• Natassia Paloma

Why I asked my grandmother for her recipes

I remember waking up at my grandmother's house. I could hear the huevo con chorizo crackling in the pan.

The amazing smell of Mexican sausage drifting into our bedroom, awakening my senses.

Oh, I knew it was time to wake up.

My grandma would microwave a scoop of frijoles (she made them in bulk) into a ceramic bowl and warm them up with a scoop of butter.

Breakfast would not be complete without her pan con mantequilla.

I remember her toasting it, then letting it sit atop the toaster so the warmth could melt the butter even more.

So good.

For lunch, we'd have some of her delicious guisado.

It was usually stored in one of those '70s white floral ceramic tupperwear, the one with the glass tops.

Let us not forget dinner. She'd make towering stack of enchiladas.

These memories, aromas, the sound of the oil sizzling in the pan are engraved in my mind. They remind me of a beautiful culture, a beautiful childhood.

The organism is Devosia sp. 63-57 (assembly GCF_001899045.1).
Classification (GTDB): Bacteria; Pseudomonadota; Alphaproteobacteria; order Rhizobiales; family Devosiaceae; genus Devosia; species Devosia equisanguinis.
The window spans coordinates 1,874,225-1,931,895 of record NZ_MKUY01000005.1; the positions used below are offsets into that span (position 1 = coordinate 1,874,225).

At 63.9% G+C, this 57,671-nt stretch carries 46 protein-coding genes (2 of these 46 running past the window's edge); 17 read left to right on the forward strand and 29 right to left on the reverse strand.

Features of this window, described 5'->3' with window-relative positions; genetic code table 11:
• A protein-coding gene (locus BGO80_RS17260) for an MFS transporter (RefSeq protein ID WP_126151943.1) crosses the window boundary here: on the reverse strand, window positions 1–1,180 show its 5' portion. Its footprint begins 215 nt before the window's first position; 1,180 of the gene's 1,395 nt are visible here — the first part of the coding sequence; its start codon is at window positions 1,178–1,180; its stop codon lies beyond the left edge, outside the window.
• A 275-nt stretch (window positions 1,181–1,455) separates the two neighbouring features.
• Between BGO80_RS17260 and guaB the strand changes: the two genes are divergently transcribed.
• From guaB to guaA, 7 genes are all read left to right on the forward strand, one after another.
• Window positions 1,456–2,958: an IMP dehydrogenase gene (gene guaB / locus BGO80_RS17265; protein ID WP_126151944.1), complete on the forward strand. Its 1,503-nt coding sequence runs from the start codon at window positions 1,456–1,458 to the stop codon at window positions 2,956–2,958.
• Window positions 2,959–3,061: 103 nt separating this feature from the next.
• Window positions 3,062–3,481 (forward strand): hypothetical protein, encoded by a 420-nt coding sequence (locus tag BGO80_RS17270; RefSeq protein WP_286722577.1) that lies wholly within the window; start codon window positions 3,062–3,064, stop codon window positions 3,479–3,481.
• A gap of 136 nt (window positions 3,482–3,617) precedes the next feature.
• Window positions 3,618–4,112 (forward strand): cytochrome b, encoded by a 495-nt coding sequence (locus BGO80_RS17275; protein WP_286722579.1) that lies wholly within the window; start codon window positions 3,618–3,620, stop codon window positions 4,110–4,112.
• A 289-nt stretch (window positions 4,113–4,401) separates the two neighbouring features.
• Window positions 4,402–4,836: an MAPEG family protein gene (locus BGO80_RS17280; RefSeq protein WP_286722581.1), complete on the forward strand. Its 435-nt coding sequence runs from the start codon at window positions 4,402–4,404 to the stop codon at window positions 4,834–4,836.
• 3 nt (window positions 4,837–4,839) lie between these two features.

When I lived on my own, away from home, I lost touch with these recipes. I would usually meal prep - make the same old grilled chicken, brown rice and mixed salad over and over again.

When I had my little boy, my cooking changed.

I wanted him to have the same experiences with the rich, delicious Mexican food I had growing up.

I have called my grandma several times over the years to ask her what her secret is to her amazing guisado (a can of Rotel) or why my sopita is just not as good as hers. (onion and garlic)

I want these recipes to live on.

When I watch my little Nathan eating albondigas, or calabacitas with tomato sauce all over his face - I just smile and think of my own childhood, my own roots and it warms my heart....and my stomach!


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